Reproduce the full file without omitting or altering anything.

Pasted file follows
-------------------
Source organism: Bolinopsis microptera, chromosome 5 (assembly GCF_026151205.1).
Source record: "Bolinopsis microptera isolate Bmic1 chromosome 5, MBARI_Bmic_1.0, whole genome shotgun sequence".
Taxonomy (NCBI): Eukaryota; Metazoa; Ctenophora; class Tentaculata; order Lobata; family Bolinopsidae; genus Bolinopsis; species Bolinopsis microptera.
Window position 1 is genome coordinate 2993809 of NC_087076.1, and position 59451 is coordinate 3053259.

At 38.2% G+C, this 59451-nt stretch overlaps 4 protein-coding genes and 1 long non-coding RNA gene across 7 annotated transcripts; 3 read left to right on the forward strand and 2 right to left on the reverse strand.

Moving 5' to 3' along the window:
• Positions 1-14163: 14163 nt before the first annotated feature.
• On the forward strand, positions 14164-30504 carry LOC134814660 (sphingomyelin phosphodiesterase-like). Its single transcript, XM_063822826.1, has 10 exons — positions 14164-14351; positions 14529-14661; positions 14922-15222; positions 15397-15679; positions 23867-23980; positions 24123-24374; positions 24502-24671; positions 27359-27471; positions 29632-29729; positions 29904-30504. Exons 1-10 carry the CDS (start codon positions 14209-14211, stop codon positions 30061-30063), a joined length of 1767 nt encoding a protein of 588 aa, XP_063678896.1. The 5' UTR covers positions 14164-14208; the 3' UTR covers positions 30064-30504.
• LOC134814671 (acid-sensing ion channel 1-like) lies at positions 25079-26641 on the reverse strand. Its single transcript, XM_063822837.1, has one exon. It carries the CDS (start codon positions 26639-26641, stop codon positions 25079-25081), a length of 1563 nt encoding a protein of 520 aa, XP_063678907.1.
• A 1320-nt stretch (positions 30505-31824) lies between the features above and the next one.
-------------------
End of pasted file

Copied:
Source organism: Bolinopsis microptera, chromosome 5 (assembly GCF_026151205.1).
Source record: "Bolinopsis microptera isolate Bmic1 chromosome 5, MBARI_Bmic_1.0, whole genome shotgun sequence".
Taxonomy (NCBI): Eukaryota; Metazoa; Ctenophora; class Tentaculata; order Lobata; family Bolinopsidae; genus Bolinopsis; species Bolinopsis microptera.
Window position 1 is genome coordinate 2993809 of NC_087076.1, and position 59451 is coordinate 3053259.

At 38.2% G+C, this 59451-nt stretch overlaps 4 protein-coding genes and 1 long non-coding RNA gene across 7 annotated transcripts; 3 read left to right on the forward strand and 2 right to left on the reverse strand.

Moving 5' to 3' along the window:
• Positions 1-14163: 14163 nt before the first annotated feature.
• On the forward strand, positions 14164-30504 carry LOC134814660 (sphingomyelin phosphodiesterase-like). Its single transcript, XM_063822826.1, has 10 exons — positions 14164-14351; positions 14529-14661; positions 14922-15222; positions 15397-15679; positions 23867-23980; positions 24123-24374; positions 24502-24671; positions 27359-27471; positions 29632-29729; positions 29904-30504. Exons 1-10 carry the CDS (start codon positions 14209-14211, stop codon positions 30061-30063), a joined length of 1767 nt encoding a protein of 588 aa, XP_063678896.1. The 5' UTR covers positions 14164-14208; the 3' UTR covers positions 30064-30504.
• LOC134814671 (acid-sensing ion channel 1-like) lies at positions 25079-26641 on the reverse strand. Its single transcript, XM_063822837.1, has one exon. It carries the CDS (start codon positions 26639-26641, stop codon positions 25079-25081), a length of 1563 nt encoding a protein of 520 aa, XP_063678907.1.
• A 1320-nt stretch (positions 30505-31824) lies between the features above and the next one.